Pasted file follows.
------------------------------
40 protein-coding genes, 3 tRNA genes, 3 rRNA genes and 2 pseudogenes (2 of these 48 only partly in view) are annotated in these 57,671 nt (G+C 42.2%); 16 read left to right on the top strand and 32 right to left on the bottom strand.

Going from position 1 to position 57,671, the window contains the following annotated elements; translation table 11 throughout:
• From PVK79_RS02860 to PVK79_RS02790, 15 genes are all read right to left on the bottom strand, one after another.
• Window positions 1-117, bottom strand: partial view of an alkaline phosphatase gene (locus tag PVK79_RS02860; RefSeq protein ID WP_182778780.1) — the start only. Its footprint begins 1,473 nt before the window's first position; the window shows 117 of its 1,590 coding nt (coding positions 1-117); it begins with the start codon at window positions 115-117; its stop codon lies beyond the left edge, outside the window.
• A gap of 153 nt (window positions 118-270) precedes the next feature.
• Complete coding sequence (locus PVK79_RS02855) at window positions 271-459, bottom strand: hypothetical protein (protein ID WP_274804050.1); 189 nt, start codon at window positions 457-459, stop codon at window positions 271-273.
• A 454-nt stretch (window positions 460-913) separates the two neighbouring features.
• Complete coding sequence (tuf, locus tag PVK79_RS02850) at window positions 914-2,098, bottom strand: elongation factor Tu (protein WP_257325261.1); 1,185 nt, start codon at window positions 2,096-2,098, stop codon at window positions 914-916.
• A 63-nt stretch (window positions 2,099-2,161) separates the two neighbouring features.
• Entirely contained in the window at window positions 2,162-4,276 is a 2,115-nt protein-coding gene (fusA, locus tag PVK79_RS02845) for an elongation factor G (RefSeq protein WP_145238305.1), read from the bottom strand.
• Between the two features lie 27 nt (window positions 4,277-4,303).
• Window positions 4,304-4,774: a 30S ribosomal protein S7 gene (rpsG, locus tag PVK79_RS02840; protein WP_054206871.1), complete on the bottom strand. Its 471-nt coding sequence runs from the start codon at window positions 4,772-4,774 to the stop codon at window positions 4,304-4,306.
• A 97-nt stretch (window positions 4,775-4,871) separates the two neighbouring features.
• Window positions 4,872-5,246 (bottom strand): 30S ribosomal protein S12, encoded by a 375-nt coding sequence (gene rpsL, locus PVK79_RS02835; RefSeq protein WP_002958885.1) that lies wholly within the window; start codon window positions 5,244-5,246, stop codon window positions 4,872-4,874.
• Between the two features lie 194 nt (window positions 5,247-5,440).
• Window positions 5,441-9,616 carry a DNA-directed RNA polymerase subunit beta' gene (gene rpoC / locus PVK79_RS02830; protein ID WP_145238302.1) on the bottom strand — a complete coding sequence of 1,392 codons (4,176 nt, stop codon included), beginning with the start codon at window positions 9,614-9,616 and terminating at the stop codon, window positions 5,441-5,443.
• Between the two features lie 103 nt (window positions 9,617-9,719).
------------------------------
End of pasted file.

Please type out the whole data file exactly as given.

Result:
40 protein-coding genes, 3 tRNA genes, 3 rRNA genes and 2 pseudogenes (2 of these 48 only partly in view) are annotated in these 57,671 nt (G+C 42.2%); 16 read left to right on the top strand and 32 right to left on the bottom strand.

Going from position 1 to position 57,671, the window contains the following annotated elements; translation table 11 throughout:
• From PVK79_RS02860 to PVK79_RS02790, 15 genes are all read right to left on the bottom strand, one after another.
• Window positions 1-117, bottom strand: partial view of an alkaline phosphatase gene (locus tag PVK79_RS02860; RefSeq protein ID WP_182778780.1) — the start only. Its footprint begins 1,473 nt before the window's first position; the window shows 117 of its 1,590 coding nt (coding positions 1-117); it begins with the start codon at window positions 115-117; its stop codon lies beyond the left edge, outside the window.
• A gap of 153 nt (window positions 118-270) precedes the next feature.
• Complete coding sequence (locus PVK79_RS02855) at window positions 271-459, bottom strand: hypothetical protein (protein ID WP_274804050.1); 189 nt, start codon at window positions 457-459, stop codon at window positions 271-273.
• A 454-nt stretch (window positions 460-913) separates the two neighbouring features.
• Complete coding sequence (tuf, locus tag PVK79_RS02850) at window positions 914-2,098, bottom strand: elongation factor Tu (protein WP_257325261.1); 1,185 nt, start codon at window positions 2,096-2,098, stop codon at window positions 914-916.
• A 63-nt stretch (window positions 2,099-2,161) separates the two neighbouring features.
• Entirely contained in the window at window positions 2,162-4,276 is a 2,115-nt protein-coding gene (fusA, locus tag PVK79_RS02845) for an elongation factor G (RefSeq protein WP_145238305.1), read from the bottom strand.
• Between the two features lie 27 nt (window positions 4,277-4,303).
• Window positions 4,304-4,774: a 30S ribosomal protein S7 gene (rpsG, locus tag PVK79_RS02840; protein WP_054206871.1), complete on the bottom strand. Its 471-nt coding sequence runs from the start codon at window positions 4,772-4,774 to the stop codon at window positions 4,304-4,306.
• A 97-nt stretch (window positions 4,775-4,871) separates the two neighbouring features.
• Window positions 4,872-5,246 (bottom strand): 30S ribosomal protein S12, encoded by a 375-nt coding sequence (gene rpsL, locus PVK79_RS02835; RefSeq protein WP_002958885.1) that lies wholly within the window; start codon window positions 5,244-5,246, stop codon window positions 4,872-4,874.
• Between the two features lie 194 nt (window positions 5,247-5,440).
• Window positions 5,441-9,616 carry a DNA-directed RNA polymerase subunit beta' gene (gene rpoC / locus PVK79_RS02830; protein ID WP_145238302.1) on the bottom strand — a complete coding sequence of 1,392 codons (4,176 nt, stop codon included), beginning with the start codon at window positions 9,614-9,616 and terminating at the stop codon, window positions 5,441-5,443.
• Between the two features lie 103 nt (window positions 9,617-9,719).